Freemasonry is a non-denominational, non-political fraternity with lodges worldwide. While Freemasonry is often referred to as a "secret society," lodges and members operate openly. There are a number of ceremonial rites and procedures that are revealed only to members, which may be responsible for the general perception of secrecy. Becoming a Freemason involves basic guidelines as well as requirements and fees that vary from lodge to lodge.
Understand what Freemasonry is really all about. Freemasonry teaches moral truths and virtues that will allow the candidate to become a better man. There's no treasure and you're not going to become the President just by being a Mason. The Lodge does not usually accept men that are joining because they want to receive an intrinsic reward. Acceptance is based on the candidate entertaining a favorable opinion of the institution and is open to those of sound character.
Make contact with a Freemason. If you know a Mason, you're off to a good start. If you don't, you'll have to find one. Freemasons don't solicit for membership, so you will have to make contact and express interest in becoming a Freemason. A good place to start is your state's Grand Lodge. These are listed in the phone book and many of them have websites with Lodge locators and information on who to contact. Use the Lodge locator to find the Lodge in your area, and direct your application to a local member. Once you're in contact with a member, he'll probably want to talk to you to find out your reasons for joining and to establish a feel for your character. Don't take offense if he asks some pretty personal questions. You might even need to ask more than once for a petition to join.
Fill out your application or petition. If or when you receive a petition to join the Freemasons, fill it out honestly. Really think about your answers before you write them. If you have any concerns, share them with the member that gave you the petition. He'll need to know about your concerns since he'll have to answer some questions about you later on.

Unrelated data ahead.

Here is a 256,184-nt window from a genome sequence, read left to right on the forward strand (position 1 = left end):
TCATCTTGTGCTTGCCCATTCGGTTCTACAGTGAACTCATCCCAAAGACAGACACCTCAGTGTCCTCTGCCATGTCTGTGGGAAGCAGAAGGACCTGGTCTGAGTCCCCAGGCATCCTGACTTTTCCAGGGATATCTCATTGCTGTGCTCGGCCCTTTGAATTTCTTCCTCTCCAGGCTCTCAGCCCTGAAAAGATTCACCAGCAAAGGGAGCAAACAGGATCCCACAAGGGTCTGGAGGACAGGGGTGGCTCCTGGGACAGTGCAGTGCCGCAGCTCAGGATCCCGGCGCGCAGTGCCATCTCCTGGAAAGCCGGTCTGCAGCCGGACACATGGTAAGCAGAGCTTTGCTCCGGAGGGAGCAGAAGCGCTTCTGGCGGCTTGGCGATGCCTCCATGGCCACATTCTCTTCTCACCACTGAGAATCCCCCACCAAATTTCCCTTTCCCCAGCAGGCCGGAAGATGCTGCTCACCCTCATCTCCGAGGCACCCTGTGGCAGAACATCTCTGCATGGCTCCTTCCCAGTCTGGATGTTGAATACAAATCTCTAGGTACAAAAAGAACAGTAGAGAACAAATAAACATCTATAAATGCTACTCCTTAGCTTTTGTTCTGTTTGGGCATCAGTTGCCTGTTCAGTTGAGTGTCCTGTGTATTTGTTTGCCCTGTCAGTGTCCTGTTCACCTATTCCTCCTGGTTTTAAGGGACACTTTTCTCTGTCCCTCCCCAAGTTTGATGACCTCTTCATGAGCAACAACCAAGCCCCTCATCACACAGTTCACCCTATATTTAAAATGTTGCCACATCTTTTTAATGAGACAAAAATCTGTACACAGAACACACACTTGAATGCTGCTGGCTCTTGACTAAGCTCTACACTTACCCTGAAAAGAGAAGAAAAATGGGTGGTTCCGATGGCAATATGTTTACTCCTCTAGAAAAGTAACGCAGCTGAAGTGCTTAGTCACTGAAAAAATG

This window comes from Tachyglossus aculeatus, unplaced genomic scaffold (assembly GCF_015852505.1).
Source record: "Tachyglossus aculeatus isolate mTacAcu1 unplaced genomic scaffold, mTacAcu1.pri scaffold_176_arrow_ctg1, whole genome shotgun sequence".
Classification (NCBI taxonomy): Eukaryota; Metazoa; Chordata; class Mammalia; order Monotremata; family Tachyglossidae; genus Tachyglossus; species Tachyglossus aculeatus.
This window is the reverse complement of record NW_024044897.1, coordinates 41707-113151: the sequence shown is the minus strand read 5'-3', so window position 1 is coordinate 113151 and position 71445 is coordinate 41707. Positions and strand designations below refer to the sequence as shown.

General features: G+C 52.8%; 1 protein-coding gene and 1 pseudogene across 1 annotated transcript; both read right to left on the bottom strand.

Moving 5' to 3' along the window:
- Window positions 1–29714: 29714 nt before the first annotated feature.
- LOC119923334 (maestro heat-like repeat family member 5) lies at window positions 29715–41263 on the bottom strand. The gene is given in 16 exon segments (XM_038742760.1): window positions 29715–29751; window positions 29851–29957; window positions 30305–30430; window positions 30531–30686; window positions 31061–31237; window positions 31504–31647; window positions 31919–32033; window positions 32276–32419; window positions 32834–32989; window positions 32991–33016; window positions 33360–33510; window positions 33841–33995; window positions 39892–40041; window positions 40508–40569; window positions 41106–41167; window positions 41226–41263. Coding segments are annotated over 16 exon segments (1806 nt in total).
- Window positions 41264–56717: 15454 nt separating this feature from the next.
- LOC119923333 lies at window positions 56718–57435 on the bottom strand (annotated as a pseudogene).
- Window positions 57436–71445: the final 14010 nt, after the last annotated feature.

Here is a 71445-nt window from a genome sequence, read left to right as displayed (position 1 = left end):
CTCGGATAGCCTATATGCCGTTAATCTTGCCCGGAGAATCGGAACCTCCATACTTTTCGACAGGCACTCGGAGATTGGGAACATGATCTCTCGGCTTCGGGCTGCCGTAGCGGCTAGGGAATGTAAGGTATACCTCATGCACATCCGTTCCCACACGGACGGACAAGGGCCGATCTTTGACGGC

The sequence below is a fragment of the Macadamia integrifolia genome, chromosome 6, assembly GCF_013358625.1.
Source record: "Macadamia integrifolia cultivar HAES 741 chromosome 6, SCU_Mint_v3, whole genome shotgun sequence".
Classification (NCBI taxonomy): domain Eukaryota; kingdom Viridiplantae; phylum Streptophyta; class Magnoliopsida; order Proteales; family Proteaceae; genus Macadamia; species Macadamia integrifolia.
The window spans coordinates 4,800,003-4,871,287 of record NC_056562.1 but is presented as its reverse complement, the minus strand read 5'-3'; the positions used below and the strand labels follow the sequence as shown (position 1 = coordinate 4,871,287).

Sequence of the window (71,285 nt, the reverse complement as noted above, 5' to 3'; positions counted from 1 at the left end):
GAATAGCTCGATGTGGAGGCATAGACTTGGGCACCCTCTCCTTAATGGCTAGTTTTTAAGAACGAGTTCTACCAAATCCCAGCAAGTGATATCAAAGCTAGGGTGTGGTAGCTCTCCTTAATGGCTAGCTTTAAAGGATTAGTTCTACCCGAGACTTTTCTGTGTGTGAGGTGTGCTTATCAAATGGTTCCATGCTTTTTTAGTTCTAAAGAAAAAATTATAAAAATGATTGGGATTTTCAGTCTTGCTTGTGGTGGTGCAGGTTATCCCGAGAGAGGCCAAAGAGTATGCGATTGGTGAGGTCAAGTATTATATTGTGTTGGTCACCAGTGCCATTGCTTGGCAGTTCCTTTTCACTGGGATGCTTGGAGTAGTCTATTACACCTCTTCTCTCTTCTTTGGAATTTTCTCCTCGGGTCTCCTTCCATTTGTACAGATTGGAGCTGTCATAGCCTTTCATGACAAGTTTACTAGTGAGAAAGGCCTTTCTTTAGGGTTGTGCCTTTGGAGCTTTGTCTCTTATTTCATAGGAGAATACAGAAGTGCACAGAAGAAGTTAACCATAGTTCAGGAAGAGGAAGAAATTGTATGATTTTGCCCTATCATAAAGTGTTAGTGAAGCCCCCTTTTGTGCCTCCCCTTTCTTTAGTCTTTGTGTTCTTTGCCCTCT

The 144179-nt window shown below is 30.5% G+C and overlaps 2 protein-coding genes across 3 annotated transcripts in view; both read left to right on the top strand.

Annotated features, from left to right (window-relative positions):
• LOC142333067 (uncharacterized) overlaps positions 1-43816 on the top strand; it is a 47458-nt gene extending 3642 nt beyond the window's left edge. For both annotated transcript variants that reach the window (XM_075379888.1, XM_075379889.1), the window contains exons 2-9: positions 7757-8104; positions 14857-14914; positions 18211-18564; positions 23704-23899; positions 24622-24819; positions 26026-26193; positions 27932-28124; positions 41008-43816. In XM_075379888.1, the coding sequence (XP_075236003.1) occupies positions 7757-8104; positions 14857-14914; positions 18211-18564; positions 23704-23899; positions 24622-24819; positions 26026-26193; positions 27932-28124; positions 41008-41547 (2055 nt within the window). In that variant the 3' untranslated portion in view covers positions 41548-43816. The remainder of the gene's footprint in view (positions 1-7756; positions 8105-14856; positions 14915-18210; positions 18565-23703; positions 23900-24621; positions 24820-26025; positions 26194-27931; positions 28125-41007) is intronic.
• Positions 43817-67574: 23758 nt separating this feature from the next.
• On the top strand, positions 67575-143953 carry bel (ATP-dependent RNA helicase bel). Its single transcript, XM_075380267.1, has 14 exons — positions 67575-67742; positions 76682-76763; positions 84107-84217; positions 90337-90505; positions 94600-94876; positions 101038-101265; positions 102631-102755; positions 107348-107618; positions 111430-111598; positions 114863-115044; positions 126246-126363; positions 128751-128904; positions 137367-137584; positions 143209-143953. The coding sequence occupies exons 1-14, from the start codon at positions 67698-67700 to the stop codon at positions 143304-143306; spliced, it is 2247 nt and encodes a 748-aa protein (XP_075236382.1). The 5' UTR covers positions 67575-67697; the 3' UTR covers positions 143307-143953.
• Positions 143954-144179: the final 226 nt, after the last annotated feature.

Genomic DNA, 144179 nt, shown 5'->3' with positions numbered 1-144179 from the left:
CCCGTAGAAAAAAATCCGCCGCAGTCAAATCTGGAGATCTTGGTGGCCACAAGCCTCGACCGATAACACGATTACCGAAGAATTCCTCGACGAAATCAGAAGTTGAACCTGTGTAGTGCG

Ask about days you can visit the Lodge without being a member. Ask if there are any "open meetings" or work days being held at your local Lodge. These open meetings are great ways to get a better look at what you're trying to join. You'll be able to speak with other men about Masonry while they get a feel for you as well.
Wait for the results of your petition. The Lodge will vote on you based on the findings of an investigating committee. It might take a month or so before you hear back from the Lodge, so be patient. If you're elected, The Lodge will contact you to set up a date for your first "degree." You'll probably be asked to pay your first year's dues at that time, so be sure to set a little money back. If you were rejected, take heart and try again in about six months. Every Grand Lodge jurisdiction is different in several aspects. The amount you'll need to pay in dues and the length of the waiting period between your petition and election are just a couple. Talk to your contact person about guidelines and fees applicable to your area's Lodge.
While Freemasonry is non-denominational, most Lodges require their members to have a belief in a deity. Very few Lodges accept atheists as members. A man of any other faith can be accepted. Most Lodges do not accept women as members, although there is a branch of Freemasonry called Co-Masonry that accepts both men and women as members. If you are a woman and would like to join the Freemasons, look for American Co-Masonry Lodges in your area. Most Lodges require members to be a minimum age of 21.
There are a lot of "clandestine" Lodges out there, so do your homework before petitioning a Lodge. Freemasons will not accept online applications -- you must meet a member before you join. Talk to several Freemasons about the Lodge you are thinking of joining if you have concerns.
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